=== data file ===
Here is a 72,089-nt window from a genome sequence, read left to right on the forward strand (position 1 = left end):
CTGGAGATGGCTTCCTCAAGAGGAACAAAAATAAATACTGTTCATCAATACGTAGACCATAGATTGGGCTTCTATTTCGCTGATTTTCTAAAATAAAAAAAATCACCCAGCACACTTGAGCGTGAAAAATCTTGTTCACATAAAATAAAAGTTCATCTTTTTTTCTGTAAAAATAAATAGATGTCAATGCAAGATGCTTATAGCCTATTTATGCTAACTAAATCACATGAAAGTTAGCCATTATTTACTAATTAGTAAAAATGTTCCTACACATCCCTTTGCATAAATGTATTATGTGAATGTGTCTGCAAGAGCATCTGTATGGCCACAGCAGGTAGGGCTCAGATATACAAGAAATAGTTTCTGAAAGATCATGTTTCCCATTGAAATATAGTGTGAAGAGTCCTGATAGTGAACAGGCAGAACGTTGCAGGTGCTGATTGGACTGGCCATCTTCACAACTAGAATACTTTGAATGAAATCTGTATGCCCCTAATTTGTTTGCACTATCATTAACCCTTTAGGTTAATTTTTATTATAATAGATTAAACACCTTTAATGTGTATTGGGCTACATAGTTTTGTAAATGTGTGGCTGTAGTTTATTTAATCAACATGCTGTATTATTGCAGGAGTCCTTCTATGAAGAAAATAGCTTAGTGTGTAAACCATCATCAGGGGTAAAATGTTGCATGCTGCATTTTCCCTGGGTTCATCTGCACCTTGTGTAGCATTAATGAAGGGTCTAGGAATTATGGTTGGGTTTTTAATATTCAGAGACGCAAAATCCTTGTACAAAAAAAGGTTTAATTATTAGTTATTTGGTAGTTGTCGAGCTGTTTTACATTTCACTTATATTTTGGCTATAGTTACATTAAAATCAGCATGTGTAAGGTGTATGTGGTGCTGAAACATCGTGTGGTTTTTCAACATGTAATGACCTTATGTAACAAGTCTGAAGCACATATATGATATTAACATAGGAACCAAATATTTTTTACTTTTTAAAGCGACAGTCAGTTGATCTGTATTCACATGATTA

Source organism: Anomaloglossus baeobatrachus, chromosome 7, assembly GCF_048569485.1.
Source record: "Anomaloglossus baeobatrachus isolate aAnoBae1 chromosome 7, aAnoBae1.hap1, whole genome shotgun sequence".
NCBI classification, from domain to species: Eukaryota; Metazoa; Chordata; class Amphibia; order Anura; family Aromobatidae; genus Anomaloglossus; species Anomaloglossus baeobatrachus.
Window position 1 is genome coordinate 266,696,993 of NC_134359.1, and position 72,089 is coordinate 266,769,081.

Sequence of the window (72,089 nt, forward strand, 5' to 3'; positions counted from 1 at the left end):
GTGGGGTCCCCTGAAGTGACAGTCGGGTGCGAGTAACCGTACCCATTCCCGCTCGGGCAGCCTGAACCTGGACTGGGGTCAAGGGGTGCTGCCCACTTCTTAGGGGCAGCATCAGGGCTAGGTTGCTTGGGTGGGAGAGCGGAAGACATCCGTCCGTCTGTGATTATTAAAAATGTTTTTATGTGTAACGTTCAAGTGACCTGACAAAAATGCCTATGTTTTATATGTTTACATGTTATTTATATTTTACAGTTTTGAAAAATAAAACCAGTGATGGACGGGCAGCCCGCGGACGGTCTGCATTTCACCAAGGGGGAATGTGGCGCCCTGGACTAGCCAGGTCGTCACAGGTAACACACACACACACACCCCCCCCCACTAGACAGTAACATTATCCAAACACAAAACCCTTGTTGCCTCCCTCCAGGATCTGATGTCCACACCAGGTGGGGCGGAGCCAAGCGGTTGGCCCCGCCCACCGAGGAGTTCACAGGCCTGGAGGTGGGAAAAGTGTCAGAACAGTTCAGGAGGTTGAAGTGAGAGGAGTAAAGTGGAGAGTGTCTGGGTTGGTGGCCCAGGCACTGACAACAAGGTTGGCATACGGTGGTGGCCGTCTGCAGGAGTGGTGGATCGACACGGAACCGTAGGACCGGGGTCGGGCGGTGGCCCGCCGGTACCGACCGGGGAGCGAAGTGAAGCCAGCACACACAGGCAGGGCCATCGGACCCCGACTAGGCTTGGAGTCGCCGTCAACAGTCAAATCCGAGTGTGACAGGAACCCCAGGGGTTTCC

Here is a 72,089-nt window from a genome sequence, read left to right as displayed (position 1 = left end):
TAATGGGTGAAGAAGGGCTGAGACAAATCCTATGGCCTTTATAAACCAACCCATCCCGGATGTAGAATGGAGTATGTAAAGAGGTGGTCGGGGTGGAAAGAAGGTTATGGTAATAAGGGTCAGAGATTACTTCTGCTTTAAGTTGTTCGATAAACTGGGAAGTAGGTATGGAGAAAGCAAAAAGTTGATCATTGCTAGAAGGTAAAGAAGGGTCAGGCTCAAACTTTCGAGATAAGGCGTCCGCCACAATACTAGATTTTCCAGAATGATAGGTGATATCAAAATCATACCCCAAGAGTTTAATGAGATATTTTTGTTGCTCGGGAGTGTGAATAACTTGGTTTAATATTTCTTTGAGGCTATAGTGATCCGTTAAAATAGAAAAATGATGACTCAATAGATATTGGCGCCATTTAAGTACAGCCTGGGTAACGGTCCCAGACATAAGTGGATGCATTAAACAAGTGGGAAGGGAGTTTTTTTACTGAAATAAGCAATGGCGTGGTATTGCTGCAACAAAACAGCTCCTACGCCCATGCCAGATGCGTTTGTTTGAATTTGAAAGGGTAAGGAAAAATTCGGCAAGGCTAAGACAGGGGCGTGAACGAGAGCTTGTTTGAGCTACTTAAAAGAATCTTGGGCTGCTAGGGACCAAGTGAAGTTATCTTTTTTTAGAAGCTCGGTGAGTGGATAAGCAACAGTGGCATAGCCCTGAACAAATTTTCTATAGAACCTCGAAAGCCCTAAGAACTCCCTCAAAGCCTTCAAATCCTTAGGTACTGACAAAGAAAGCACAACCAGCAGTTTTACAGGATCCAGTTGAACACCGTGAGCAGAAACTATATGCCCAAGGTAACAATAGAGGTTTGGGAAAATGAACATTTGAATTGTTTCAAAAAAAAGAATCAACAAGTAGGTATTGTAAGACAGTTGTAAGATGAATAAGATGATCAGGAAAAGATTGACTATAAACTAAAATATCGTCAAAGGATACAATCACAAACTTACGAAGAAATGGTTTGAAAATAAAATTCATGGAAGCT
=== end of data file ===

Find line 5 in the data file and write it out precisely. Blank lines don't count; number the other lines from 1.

NCBI classification, from domain to species: Eukaryota; Metazoa; Chordata; class Amphibia; order Anura; family Aromobatidae; genus Anomaloglossus; species Anomaloglossus baeobatrachus.